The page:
The second is illness narratives. There are powerful palliative and curative effects of illness narratives. I think that's probably pretty easy to justify if you just look at how many psychoanalysts would be out of work were it not for the importance of illness narratives. Comfort also lies in the repetition of stories, and repetition of illness narratives particularly. I ran aphasia groups for years at the University of Arizona and one of the things that happened in our group pretty consistently was that a new person would enter the group. These were people who had milder aphasias. People would enter the group and immediately someone would say, “Tell us about you. Tell us your stroke story.” That story would be told and everybody listened very, very intently to the story, and then everybody shared their stories with the person who had just told his for the first time. The thing that always amazed me about that was that some of these people had been in the group for two or three years, and still sat there listening entranced to other people whose stories they had heard maybe once a month for those two years that they had been in the group! So comfort not only is in the repetition of your own story, but in hearing repetition of those stories from someone else. So stories are part of this.
But then also there are much more straightforward scripts. For the purpose of the talk here, they're predictable verbal responses in interaction or routines. They’re not all that different from learning your part in a play from the script. But in normal life, they're more like things that you might say to the person who says he's not a solicitor when he calls once again on the telephone. I have three or four choice scripts that I use in kind of a random order for dealing with those kinds of things at my house. Another predictable verbal response might be what you say when someone says, “How do you get to your house?” Those are some examples of predictable verbal responses.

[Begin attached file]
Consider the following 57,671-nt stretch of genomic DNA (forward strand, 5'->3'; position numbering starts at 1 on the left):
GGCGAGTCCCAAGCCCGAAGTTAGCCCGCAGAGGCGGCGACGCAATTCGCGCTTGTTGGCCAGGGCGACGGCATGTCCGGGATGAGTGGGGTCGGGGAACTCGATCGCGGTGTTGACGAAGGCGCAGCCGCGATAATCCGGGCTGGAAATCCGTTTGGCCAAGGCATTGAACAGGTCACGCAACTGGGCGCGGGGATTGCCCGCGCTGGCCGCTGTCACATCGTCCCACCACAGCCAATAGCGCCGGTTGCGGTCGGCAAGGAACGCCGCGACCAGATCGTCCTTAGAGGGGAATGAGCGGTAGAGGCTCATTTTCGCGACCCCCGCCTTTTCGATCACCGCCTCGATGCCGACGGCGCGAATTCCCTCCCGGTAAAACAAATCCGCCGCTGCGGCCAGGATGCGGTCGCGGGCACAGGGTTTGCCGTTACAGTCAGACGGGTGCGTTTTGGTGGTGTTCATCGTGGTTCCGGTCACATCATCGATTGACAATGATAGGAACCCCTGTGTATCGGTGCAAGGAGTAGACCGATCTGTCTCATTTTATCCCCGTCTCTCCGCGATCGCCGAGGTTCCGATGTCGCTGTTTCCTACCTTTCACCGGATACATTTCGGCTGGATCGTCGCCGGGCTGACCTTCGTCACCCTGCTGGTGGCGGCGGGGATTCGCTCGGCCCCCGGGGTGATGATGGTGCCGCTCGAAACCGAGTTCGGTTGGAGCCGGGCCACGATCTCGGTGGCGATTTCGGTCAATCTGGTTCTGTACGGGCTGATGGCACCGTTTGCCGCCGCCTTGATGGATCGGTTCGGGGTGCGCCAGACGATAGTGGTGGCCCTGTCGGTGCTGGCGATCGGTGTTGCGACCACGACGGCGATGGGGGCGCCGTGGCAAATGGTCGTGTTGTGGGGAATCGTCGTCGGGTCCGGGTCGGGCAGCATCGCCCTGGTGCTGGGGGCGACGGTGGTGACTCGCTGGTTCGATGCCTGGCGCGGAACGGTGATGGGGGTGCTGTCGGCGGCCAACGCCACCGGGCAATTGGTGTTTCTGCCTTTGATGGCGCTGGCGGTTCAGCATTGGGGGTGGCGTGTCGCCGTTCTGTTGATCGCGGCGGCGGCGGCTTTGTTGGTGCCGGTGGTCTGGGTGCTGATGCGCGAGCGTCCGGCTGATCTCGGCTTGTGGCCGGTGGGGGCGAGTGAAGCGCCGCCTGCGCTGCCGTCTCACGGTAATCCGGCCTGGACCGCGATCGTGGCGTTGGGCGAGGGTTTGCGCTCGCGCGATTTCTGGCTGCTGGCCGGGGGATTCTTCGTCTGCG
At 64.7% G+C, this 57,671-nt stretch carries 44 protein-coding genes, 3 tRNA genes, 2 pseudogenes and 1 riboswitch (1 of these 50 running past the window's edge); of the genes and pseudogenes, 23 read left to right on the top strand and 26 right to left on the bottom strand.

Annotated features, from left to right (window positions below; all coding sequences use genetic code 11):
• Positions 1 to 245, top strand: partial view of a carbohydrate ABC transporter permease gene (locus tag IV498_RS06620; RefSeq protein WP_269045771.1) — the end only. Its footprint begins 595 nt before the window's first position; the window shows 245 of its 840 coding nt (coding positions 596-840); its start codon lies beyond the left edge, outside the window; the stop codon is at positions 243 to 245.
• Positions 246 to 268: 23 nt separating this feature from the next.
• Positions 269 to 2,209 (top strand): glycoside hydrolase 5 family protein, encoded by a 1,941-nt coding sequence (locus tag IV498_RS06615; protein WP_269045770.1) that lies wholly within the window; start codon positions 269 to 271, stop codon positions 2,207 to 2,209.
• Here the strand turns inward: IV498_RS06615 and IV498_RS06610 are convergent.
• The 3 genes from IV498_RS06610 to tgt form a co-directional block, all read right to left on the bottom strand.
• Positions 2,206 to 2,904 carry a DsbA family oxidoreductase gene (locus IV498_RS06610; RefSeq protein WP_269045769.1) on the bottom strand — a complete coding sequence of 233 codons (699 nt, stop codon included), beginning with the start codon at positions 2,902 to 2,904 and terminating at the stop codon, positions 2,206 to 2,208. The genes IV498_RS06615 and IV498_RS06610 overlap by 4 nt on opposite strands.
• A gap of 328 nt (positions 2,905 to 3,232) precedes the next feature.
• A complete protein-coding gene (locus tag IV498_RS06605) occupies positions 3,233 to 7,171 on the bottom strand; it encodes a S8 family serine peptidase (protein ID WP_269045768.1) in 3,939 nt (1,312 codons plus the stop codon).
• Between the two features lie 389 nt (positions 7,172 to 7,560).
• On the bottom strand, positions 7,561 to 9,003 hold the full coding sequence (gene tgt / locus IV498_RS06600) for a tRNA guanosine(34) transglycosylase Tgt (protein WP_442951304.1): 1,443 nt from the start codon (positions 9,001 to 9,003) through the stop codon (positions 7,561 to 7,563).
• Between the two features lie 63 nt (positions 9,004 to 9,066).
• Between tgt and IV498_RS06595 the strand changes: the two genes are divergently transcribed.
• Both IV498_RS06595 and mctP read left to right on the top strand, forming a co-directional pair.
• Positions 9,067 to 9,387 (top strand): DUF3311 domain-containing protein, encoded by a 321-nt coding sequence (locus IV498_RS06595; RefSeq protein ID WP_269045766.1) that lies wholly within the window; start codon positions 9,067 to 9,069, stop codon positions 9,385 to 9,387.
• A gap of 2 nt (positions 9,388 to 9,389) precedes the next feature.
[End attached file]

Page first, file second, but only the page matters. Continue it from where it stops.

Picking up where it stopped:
Then there are initiations and responses in canonical interactional routines. One of my examples is what I call the “Meeting Adrian” example. Adrian is one of my grandchildren, and Adrian was visiting at our house at a time when I had to go to a memorial service for the mother of a friend of mine who had died. I said, “Adrian, I'll be back in an hour or so.” He said, “Couldn't I go with you?” I said, “Well, certainly. But why would you want to do this?” Well, it never was clear to me until we were on our way there that what Adrian wanted to do was, as he put it, “to practice adult conversation.” What happened to Adrian as at this memorial service was that at the reception afterwards, tons of people came up to him and they all did the same thing. They said, “Are you visiting your Grandma?” “Where do you live?” “How old are you?” (Which you never ask to another adult, so that was not really practicing any form of adult conversation.) “Do you like to come to Tucson?” “How long are you staying?” And invariably, they ended with, “Your Grandma must be very proud of you.” So Adrian got very adept at running through this little bit of canonical interaction in which he was the respondent, not the initiator. I'm not sure that that actually counts as practicing adult conversation, because that sounds pretty child-like to me. But, anyway, there it was. It was an experience for him.
Two Sources Justify Scripting
So two sources that justify scripting are the importance of stories in everyday life and communication. That source comes to us through the study of social communication and discourse, and provides the rationale for this participation-based approach to treatment. I mean “participation-based” in terms of the ICF. We'll get into that a little bit later. Behavioral science provides the rationale for this contextual training approach and we're going to talk now at some length about that source.